Emily Wilding Davison was born in South East London in 1972. She was a high-achiever, and completed a Bachelor of Arts in literature from Royal Holloway College. Emily realised that academia was a male-dominated world, and resented the limited opportunities given to women in society. It was for these reasons that she became a radically involved member of The Women’s Social and Political Unit (WSPU), which was founded by Emmeline Pankhurst.
Emily Davison (Source: Wikipedia)
Emily became a radical member of the WSPU, often engaging in militant and dangerous acts. She quickly became head steward of the organisation, and even gave up working to dedicate more time to a cause she felt inextricably bound to. Emily was sent to prison several times as punishment for her protests, which included throwing metal balls labelled “bomb” through parliament windows, hiding in the air ducts in the House of Commons, and setting fire to London postboxes. She often went on hunger strikes during her stints in prison, and was subject to force feeding by prison guards. Once she resorted to throwing herself from a balcony to protest this force feeding, and saw this as a sacrifice for the greater cause. She said afterwards: “I did it deliberately, and with all my power, because I felt that by nothing but the sacrifice of human life would the nation be brought to realise the horrible torture our women face.”
Emily Davison (Source: Wikipedia)
Emily’s fascinating life is chronicled through Historic Newspapers’ new suffragette newspaper book. Find Emily Davison newspaper articles covering her life and the sacrifices she made in the name of Women’s rights.
To celebrate 100 years since women first voted in a general election, our team has created a women’s suffrage timeline, which details when countries around the world awarded women the vote. It also reveals which countries had the greatest time disparity between awarding women the vote initially and giving them full enfranchisement. The timeline offers unique insights into the struggle for women’s suffrage, and draws attention to the fact that women’s rights was much more than a question of gender.
The Death of Emily Davison
It was at the Epsom Derby 1913 on June 4th that Emily would make her final and most memorable protest in the name of women’s rights. Thousands of people flocked to the racecourse that day, including King George V and Queen Mary. As the horses thundered around the race track into the final straight, Emily slipped under the railing and into the line of the charging horses. She waited calmly as the first two horses ran passed her, and stepped into the line of King George V’s Anmer horse. Emily was trampled, and sustained fatal brain injuries. She died 4 days later in hospital.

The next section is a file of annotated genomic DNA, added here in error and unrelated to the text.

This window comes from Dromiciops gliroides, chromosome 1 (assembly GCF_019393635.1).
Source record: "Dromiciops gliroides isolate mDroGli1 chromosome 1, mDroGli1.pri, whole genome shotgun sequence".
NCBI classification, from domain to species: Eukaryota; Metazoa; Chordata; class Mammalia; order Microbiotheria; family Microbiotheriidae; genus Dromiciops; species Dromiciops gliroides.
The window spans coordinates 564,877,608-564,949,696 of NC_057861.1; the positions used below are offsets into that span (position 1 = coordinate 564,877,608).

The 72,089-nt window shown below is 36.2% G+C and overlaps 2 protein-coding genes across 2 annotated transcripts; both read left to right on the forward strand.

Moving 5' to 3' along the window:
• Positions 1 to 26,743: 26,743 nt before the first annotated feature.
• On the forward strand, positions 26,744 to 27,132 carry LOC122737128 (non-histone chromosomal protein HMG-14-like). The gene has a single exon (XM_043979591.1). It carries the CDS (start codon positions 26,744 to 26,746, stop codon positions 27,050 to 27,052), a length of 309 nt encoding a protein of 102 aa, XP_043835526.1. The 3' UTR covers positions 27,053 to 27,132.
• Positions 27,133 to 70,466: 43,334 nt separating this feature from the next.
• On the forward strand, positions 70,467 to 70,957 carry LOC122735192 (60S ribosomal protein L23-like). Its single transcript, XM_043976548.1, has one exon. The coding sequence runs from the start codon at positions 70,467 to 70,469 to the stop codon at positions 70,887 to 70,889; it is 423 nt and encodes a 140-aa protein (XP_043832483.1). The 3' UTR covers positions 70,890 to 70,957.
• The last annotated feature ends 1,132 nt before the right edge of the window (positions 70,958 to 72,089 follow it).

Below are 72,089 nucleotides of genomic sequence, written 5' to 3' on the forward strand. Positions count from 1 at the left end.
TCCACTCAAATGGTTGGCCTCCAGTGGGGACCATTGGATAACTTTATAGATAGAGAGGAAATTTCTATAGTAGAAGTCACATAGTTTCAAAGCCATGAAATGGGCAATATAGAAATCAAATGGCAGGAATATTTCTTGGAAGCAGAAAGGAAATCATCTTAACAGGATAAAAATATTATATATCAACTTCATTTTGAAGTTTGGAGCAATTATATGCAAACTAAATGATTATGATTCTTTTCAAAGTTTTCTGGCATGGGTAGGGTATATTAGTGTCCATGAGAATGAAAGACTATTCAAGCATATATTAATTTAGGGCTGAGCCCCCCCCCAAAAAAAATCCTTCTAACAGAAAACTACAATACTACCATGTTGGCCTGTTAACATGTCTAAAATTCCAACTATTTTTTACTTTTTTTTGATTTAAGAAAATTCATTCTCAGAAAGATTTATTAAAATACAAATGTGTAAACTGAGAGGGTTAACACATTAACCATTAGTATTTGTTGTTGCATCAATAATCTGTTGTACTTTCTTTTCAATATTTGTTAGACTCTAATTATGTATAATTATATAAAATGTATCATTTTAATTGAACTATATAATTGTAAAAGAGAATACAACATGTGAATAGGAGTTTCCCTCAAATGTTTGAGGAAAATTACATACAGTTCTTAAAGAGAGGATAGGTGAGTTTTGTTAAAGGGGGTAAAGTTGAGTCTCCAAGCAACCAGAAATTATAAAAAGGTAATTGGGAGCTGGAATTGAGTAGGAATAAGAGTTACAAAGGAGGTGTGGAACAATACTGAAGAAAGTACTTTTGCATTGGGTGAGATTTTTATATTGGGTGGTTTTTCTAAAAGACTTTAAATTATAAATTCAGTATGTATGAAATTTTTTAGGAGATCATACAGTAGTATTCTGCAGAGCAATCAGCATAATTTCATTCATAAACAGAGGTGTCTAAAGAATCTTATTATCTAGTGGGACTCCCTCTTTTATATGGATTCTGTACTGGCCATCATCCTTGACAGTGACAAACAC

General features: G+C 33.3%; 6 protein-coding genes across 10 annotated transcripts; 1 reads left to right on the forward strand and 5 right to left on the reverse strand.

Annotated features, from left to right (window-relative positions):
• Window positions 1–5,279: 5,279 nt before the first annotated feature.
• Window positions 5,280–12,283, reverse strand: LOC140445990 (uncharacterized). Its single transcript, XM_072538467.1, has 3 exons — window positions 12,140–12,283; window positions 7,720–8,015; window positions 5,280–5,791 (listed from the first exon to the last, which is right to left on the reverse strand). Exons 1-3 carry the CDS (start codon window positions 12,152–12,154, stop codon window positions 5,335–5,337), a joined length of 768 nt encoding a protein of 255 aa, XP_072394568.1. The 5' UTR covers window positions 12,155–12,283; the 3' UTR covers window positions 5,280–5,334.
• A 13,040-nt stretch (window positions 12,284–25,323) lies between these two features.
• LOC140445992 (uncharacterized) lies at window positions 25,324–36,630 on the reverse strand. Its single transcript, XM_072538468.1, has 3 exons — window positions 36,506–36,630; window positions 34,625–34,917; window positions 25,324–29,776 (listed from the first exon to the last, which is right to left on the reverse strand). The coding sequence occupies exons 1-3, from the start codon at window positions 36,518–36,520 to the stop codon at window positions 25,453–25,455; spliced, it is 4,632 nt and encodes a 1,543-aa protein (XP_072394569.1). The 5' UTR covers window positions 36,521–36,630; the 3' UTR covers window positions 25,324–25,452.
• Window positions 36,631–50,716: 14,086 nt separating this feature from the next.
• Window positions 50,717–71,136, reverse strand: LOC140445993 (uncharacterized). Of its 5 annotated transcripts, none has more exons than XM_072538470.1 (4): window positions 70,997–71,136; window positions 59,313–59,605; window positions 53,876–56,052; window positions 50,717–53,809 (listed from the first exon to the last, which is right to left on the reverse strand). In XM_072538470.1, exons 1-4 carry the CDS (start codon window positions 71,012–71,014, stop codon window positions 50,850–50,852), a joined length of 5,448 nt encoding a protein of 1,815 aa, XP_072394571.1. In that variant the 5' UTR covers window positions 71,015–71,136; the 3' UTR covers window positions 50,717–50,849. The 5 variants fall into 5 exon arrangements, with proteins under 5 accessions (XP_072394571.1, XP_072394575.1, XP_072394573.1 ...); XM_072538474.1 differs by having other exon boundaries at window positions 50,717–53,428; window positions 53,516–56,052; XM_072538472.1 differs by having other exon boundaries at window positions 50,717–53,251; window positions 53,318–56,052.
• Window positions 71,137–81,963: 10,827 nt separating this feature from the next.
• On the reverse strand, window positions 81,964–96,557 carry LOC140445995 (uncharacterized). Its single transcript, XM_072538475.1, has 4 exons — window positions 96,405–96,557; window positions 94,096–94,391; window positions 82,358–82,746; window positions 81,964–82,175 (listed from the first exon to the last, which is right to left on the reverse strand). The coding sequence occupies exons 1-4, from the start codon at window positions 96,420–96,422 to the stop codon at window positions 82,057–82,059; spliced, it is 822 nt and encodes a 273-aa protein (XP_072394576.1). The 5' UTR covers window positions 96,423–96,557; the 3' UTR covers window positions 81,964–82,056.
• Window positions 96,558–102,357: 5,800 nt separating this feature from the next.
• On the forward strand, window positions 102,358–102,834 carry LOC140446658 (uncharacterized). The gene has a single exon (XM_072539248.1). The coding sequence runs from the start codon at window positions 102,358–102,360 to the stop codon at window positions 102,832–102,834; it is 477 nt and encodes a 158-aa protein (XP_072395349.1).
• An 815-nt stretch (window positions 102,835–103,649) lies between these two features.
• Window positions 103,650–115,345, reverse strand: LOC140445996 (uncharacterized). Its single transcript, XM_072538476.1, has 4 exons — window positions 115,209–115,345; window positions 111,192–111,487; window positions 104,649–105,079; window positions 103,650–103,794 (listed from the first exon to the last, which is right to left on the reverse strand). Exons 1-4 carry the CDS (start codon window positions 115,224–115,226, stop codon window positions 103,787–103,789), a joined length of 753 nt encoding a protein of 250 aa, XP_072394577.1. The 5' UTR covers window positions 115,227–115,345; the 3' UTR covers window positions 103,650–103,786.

Emily Davison death facts suggest that she hadn’t planned to sacrifice her life on this day. It is said that her bag contained a return train ticket for that day, as well as an invitation to a Suffragette meeting that evening. The reasons why she decided to walk in front of the King’s horse will never truly be known, but it is clear that Emily’s will to die for a cause she believed in was strong.
Emily Davison’s Death at the Epsom Derby (Source: Wikimedia Commons)
The Legacy of Emily Davison
The reaction to Emily’s death was mixed. Newspapers reporting on the event at the time tended to focus on the wellbeing of the King’s horse Anmer and the jockey who was in control of the horse. Some called her an irresponsible anarchist, and others said her death was not an act of sacrifice but one of suicide. To the suffragettes however – Emily was revered as a martyr.
Whether or not Emily’s act was beneficial to the suffragette cause or not is highly contested. Her act of self-sacrifice can be seen as one in line with Emmeline Pankhurst’s Suffragette motto “Deeds, not words”, suggesting that actions speak louder than words. Emily’s actions on this fateful day reveal how strongly she felt about the treatment of women as second-class citizens. However, for others her act reaffirmed the mentality that women were emotional, hysterical creatures incapable of rational thought. For this reason some say that her actions were counterproductive to the suffragette cause.
Suffragette meeting (Source: Wikimedia Commons)
Emily’s funeral was the last great public event held by the WSPU. Thousands of people lined the streets, or watched respectfully from their homes as the open hearse went by, her coffin draped with WSPU colours and mourning bands. Sylvia Pankhurst was followed by members of the WSPU as they marched in memory of Emily, wearing red sashes to show their recognition of her as the movement’s first martyr. Emily Davison quotes such as “Rebellion against tyrants is obedience to God” even became slogans for the suffragettes, continuing Emily’s legacy and her message to the world. At the Epsom racecourse there’s a plaque dedicated to Emily, paying homage to her act of bravery and self-sacrifice in the name of women’s rights.
You can read more about Emily Davison’s life through our range of Emily Davison newspapers which reported on her life and death at the time.